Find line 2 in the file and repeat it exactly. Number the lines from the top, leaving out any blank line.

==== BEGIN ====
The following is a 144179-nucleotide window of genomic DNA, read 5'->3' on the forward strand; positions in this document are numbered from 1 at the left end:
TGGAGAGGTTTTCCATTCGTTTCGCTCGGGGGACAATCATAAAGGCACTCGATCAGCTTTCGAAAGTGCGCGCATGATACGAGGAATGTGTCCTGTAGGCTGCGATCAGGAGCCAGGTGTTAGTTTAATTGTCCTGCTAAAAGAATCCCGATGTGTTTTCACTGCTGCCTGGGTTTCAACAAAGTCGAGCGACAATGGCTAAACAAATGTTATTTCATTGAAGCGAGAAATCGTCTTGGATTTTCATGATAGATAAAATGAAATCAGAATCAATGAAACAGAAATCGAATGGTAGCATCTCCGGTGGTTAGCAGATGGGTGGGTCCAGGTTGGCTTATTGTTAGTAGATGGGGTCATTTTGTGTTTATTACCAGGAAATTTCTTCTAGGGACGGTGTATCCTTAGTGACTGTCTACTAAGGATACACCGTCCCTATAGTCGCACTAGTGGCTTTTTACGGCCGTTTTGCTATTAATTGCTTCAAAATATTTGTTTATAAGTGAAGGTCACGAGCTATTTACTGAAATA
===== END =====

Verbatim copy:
TGGAGAGGTTTTCCATTCGTTTCGCTCGGGGGACAATCATAAAGGCACTCGATCAGCTTTCGAAAGTGCGCGCATGATACGAGGAATGTGTCCTGTAGGCTGCGATCAGGAGCCAGGTGTTAGTTTAATTGTCCTGCTAAAAGAATCCCGATGTGTTTTCACTGCTGCCTGGGTTTCAACAAAGTCGAGCGACAATGGCTAAACAAATGTTATTTCATTGAAGCGAGAAATCGTCTTGGATTTTCATGATAGATAAAATGAAATCAGAATCAATGAAACAGAAATCGAATGGTAGCATCTCCGGTGGTTAGCAGATGGGTGGGTCCAGGTTGGCTTATTGTTAGTAGATGGGGTCATTTTGTGTTTATTACCAGGAAATTTCTTCTAGGGACGGTGTATCCTTAGTGACTGTCTACTAAGGATACACCGTCCCTATAGTCGCACTAGTGGCTTTTTACGGCCGTTTTGCTATTAATTGCTTCAAAATATTTGTTTATAAGTGAAGGTCACGAGCTATTTACTGAAATA